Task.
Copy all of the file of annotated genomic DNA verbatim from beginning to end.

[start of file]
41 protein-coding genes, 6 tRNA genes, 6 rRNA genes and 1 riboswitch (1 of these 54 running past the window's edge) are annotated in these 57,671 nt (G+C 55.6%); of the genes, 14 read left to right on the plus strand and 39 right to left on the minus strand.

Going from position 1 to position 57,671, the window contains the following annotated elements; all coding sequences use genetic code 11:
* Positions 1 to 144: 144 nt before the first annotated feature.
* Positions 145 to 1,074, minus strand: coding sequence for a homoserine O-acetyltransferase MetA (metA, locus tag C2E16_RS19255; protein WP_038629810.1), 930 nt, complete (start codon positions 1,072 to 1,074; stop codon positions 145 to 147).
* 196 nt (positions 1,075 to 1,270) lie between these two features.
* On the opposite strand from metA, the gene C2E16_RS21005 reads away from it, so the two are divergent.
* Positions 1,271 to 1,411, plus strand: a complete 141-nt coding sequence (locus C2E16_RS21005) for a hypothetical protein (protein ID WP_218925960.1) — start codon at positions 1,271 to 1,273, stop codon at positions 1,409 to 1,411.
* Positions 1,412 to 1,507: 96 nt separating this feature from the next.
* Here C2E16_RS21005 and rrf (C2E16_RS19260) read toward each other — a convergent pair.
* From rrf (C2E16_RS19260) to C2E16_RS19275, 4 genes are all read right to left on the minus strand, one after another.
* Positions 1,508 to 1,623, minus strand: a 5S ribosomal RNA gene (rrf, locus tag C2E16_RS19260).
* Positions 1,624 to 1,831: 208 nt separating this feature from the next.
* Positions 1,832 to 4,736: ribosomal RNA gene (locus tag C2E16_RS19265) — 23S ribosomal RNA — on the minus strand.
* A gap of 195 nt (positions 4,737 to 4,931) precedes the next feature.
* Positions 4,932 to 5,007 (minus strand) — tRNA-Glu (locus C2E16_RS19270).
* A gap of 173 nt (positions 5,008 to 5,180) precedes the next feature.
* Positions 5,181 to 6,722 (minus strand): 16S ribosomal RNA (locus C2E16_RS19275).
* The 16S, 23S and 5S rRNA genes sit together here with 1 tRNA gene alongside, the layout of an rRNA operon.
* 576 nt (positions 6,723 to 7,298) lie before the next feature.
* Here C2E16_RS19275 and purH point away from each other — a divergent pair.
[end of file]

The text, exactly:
41 protein-coding genes, 6 tRNA genes, 6 rRNA genes and 1 riboswitch (1 of these 54 running past the window's edge) are annotated in these 57,671 nt (G+C 55.6%); of the genes, 14 read left to right on the plus strand and 39 right to left on the minus strand.

Going from position 1 to position 57,671, the window contains the following annotated elements; all coding sequences use genetic code 11:
* Positions 1 to 144: 144 nt before the first annotated feature.
* Positions 145 to 1,074, minus strand: coding sequence for a homoserine O-acetyltransferase MetA (metA, locus tag C2E16_RS19255; protein WP_038629810.1), 930 nt, complete (start codon positions 1,072 to 1,074; stop codon positions 145 to 147).
* 196 nt (positions 1,075 to 1,270) lie between these two features.
* On the opposite strand from metA, the gene C2E16_RS21005 reads away from it, so the two are divergent.
* Positions 1,271 to 1,411, plus strand: a complete 141-nt coding sequence (locus C2E16_RS21005) for a hypothetical protein (protein ID WP_218925960.1) — start codon at positions 1,271 to 1,273, stop codon at positions 1,409 to 1,411.
* Positions 1,412 to 1,507: 96 nt separating this feature from the next.
* Here C2E16_RS21005 and rrf (C2E16_RS19260) read toward each other — a convergent pair.
* From rrf (C2E16_RS19260) to C2E16_RS19275, 4 genes are all read right to left on the minus strand, one after another.
* Positions 1,508 to 1,623, minus strand: a 5S ribosomal RNA gene (rrf, locus tag C2E16_RS19260).
* Positions 1,624 to 1,831: 208 nt separating this feature from the next.
* Positions 1,832 to 4,736: ribosomal RNA gene (locus tag C2E16_RS19265) — 23S ribosomal RNA — on the minus strand.
* A gap of 195 nt (positions 4,737 to 4,931) precedes the next feature.
* Positions 4,932 to 5,007 (minus strand) — tRNA-Glu (locus C2E16_RS19270).
* A gap of 173 nt (positions 5,008 to 5,180) precedes the next feature.
* Positions 5,181 to 6,722 (minus strand): 16S ribosomal RNA (locus C2E16_RS19275).
* The 16S, 23S and 5S rRNA genes sit together here with 1 tRNA gene alongside, the layout of an rRNA operon.
* 576 nt (positions 6,723 to 7,298) lie before the next feature.
* Here C2E16_RS19275 and purH point away from each other — a divergent pair.